Volume Boot RecordOften referred to as the Partition Boot Sector, a type of boot sector, stored on a specific partition on a hard drive or other storage device, contains the computer code needed to start the boot process.
A component of the Volume Boot Record that is specific to the operating system or the program itself and that is used to load the operating system or software, is called the Volume Boot Code. The other is Disk Parameter Block or Media Parameter Block, which contains information about the volume such as label, size, serial number, etc.
VBR is also an acronym for Variable Bit Rate, has nothing to do with a boot sector but instead refers to the number of bits processed over time. It is the opposite of Constant Bit Rate (CBR or constant bit rate).
Volume Boot Record is often abbreviated as VBR, but is also sometimes called Partition Boot Sector, Partition Boot Record, Boot Block and Volume Boot Sector.
Repair a Volume Boot Record
If the Volume Boot Code is corrupted or configured in an incorrect way, you can repair it by writing a fresh copy of the boot code to the system partition.
The steps involved in writing the new Volume Boot Code depend on the version of Windows you are using. Refer to the article: How to write a new Partition Boot Sector to the Windows system partition.
More information about the Volume Boot Record
Volume Boot Record is created when the partition is formatted. VBR is on the first sector of the partition. However, if the device is not partitioned, such as when you are dealing with a floppy disk, the Volume Boot Record is in the first sector of the entire device.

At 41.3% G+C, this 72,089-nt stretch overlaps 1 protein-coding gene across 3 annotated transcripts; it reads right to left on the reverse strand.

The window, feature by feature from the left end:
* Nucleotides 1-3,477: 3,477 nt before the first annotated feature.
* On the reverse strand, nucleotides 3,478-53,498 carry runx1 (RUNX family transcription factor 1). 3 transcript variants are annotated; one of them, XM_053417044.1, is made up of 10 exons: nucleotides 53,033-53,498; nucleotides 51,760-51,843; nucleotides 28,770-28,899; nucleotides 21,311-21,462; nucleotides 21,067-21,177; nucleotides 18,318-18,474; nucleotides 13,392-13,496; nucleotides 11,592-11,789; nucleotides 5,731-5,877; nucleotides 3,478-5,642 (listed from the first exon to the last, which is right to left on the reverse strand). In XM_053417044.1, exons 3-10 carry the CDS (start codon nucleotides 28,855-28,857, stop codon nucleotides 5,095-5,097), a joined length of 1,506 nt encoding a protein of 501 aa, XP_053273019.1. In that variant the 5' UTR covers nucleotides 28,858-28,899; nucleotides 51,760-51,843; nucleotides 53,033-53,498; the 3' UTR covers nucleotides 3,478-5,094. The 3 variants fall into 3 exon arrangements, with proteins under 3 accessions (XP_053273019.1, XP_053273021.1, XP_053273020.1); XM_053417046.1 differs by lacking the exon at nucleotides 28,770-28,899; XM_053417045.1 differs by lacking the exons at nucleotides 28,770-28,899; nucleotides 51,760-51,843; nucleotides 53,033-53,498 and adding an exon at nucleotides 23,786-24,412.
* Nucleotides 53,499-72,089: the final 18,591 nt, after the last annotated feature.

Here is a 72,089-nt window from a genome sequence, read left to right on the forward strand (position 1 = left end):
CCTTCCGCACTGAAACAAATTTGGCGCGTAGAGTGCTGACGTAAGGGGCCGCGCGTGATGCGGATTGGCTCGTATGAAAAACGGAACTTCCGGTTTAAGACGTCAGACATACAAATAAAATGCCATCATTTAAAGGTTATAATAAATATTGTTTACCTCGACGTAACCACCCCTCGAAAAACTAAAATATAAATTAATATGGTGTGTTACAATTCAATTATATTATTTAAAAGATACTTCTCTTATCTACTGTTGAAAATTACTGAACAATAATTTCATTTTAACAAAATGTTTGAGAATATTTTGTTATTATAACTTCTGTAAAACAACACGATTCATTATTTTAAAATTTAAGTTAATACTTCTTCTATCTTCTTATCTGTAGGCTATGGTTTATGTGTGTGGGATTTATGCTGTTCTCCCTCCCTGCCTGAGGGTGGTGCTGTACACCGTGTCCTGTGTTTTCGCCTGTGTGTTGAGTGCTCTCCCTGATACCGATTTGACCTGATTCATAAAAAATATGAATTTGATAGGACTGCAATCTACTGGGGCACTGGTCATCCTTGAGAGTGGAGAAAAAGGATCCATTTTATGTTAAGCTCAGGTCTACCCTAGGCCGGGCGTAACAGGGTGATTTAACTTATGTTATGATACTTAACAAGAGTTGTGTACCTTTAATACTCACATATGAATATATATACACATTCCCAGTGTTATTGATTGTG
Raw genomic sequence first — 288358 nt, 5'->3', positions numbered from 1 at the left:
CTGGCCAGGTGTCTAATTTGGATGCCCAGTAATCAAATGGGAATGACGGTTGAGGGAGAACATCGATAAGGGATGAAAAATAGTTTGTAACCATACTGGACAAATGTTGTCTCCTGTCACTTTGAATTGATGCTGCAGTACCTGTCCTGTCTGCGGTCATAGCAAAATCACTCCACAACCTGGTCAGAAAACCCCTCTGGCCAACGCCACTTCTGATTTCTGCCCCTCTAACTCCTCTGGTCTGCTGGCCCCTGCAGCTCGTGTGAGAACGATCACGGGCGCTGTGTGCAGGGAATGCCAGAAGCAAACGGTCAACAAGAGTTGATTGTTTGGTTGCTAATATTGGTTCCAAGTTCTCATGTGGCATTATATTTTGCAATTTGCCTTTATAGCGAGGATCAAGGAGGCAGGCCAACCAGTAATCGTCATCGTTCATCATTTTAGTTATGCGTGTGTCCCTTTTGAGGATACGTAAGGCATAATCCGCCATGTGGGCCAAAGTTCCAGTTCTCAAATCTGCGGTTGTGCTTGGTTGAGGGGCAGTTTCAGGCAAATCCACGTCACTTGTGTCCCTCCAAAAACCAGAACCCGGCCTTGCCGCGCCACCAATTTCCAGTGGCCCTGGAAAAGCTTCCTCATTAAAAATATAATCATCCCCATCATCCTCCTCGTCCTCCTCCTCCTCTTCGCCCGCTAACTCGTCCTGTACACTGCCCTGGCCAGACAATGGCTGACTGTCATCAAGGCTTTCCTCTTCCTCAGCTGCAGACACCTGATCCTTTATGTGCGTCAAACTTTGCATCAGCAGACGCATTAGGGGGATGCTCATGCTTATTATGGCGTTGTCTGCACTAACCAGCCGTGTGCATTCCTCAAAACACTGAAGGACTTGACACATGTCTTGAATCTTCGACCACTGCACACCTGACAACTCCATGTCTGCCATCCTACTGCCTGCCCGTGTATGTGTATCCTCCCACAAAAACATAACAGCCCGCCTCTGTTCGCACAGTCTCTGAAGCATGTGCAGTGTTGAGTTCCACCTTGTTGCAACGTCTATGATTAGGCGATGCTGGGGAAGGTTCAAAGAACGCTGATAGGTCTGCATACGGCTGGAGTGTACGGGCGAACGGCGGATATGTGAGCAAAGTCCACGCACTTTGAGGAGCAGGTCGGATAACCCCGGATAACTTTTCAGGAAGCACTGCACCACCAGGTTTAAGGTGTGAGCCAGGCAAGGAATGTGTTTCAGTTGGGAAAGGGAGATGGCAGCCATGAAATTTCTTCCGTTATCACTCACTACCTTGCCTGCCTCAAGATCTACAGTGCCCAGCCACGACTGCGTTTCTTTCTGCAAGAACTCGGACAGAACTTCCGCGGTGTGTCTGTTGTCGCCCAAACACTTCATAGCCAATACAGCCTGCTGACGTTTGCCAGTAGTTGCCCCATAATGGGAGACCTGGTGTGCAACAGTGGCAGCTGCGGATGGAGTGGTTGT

The Master Boot Record is another type of boot sector. If a device has one or more partitions, the Master Boot Record is in the first sector of the entire device.
All drives have only one Master Boot Record, but can have multiple Volume Boot Records, due to the simple fact that a storage device can hold multiple partitions, each with its own Volume Boot Record.
Computer code is stored in the Volume Boot Record, booted by BIOS, Master Boot Record or boot manager. If the boot manager is used to call the Volume Boot Record, it is called chain loading (a method used by computer programs to replace the currently executing program with a new one. uses a common data area to transfer information from the current program to the new one).
NTLDR is the boot loader for some versions of Windows (XP and above). If you have more than one operating system installed on the hard drive, it will take specific code related to many different operating systems and put them together in a Volume Boot Record, so that before any operating system Whichever boots you can choose an operating system to boot. Newer Windows versions have replaced NTLDR with BOOTMGR and winload.exe.
Also in the Volume Boot Record is information related to the file system of the partition, such as NTFS or FAT, as well as where the MFT and MFT Mirror are located (if the partition is formatted in NTFS).
The Volume Boot Record is the general target for viruses because its code starts even before the operating system can load and automatically executes without any user intervention.